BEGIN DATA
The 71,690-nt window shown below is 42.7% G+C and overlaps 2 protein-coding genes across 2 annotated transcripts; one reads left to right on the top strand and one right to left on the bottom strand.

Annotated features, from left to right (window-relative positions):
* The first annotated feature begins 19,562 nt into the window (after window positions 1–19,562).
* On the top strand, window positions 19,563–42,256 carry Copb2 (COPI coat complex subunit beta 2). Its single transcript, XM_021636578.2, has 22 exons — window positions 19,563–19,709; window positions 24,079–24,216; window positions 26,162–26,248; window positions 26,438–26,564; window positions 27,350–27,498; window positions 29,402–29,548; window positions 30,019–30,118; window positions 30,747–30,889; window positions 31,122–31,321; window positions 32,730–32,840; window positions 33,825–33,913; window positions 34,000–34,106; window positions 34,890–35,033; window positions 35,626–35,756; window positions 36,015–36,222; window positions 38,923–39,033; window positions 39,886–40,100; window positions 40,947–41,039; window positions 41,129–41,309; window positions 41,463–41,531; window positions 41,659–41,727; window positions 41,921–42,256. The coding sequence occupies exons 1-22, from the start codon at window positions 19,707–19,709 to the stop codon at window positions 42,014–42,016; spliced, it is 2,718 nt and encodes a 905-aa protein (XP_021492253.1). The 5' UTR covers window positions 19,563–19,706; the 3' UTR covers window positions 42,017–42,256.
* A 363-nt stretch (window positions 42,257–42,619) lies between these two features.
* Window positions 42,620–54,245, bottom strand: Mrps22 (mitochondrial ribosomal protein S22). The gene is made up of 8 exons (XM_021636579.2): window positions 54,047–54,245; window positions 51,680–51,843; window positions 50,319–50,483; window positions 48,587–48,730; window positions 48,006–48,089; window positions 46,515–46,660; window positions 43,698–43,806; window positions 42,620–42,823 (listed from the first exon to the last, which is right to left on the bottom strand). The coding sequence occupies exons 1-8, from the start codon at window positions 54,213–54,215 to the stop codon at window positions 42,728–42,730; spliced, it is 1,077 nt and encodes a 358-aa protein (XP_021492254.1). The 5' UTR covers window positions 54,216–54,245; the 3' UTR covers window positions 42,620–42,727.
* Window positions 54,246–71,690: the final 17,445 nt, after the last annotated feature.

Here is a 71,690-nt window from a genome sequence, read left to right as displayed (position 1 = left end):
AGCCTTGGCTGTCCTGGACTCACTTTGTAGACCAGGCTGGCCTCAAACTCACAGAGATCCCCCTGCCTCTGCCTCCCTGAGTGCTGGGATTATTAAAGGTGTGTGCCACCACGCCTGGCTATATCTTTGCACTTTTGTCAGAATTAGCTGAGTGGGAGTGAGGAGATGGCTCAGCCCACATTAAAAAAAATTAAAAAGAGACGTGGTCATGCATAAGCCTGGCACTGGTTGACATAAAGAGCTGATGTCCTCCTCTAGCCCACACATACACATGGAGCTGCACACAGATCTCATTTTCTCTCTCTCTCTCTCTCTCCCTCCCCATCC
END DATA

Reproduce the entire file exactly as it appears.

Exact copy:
The 71,690-nt window shown below is 42.7% G+C and overlaps 2 protein-coding genes across 2 annotated transcripts; one reads left to right on the top strand and one right to left on the bottom strand.

Annotated features, from left to right (window-relative positions):
* The first annotated feature begins 19,562 nt into the window (after window positions 1–19,562).
* On the top strand, window positions 19,563–42,256 carry Copb2 (COPI coat complex subunit beta 2). Its single transcript, XM_021636578.2, has 22 exons — window positions 19,563–19,709; window positions 24,079–24,216; window positions 26,162–26,248; window positions 26,438–26,564; window positions 27,350–27,498; window positions 29,402–29,548; window positions 30,019–30,118; window positions 30,747–30,889; window positions 31,122–31,321; window positions 32,730–32,840; window positions 33,825–33,913; window positions 34,000–34,106; window positions 34,890–35,033; window positions 35,626–35,756; window positions 36,015–36,222; window positions 38,923–39,033; window positions 39,886–40,100; window positions 40,947–41,039; window positions 41,129–41,309; window positions 41,463–41,531; window positions 41,659–41,727; window positions 41,921–42,256. The coding sequence occupies exons 1-22, from the start codon at window positions 19,707–19,709 to the stop codon at window positions 42,014–42,016; spliced, it is 2,718 nt and encodes a 905-aa protein (XP_021492253.1). The 5' UTR covers window positions 19,563–19,706; the 3' UTR covers window positions 42,017–42,256.
* A 363-nt stretch (window positions 42,257–42,619) lies between these two features.
* Window positions 42,620–54,245, bottom strand: Mrps22 (mitochondrial ribosomal protein S22). The gene is made up of 8 exons (XM_021636579.2): window positions 54,047–54,245; window positions 51,680–51,843; window positions 50,319–50,483; window positions 48,587–48,730; window positions 48,006–48,089; window positions 46,515–46,660; window positions 43,698–43,806; window positions 42,620–42,823 (listed from the first exon to the last, which is right to left on the bottom strand). The coding sequence occupies exons 1-8, from the start codon at window positions 54,213–54,215 to the stop codon at window positions 42,728–42,730; spliced, it is 1,077 nt and encodes a 358-aa protein (XP_021492254.1). The 5' UTR covers window positions 54,216–54,245; the 3' UTR covers window positions 42,620–42,727.
* Window positions 54,246–71,690: the final 17,445 nt, after the last annotated feature.

Here is a 71,690-nt window from a genome sequence, read left to right as displayed (position 1 = left end):
AGCCTTGGCTGTCCTGGACTCACTTTGTAGACCAGGCTGGCCTCAAACTCACAGAGATCCCCCTGCCTCTGCCTCCCTGAGTGCTGGGATTATTAAAGGTGTGTGCCACCACGCCTGGCTATATCTTTGCACTTTTGTCAGAATTAGCTGAGTGGGAGTGAGGAGATGGCTCAGCCCACATTAAAAAAAATTAAAAAGAGACGTGGTCATGCATAAGCCTGGCACTGGTTGACATAAAGAGCTGATGTCCTCCTCTAGCCCACACATACACATGGAGCTGCACACAGATCTCATTTTCTCTCTCTCTCTCTCTCTCCCTCCCCATCC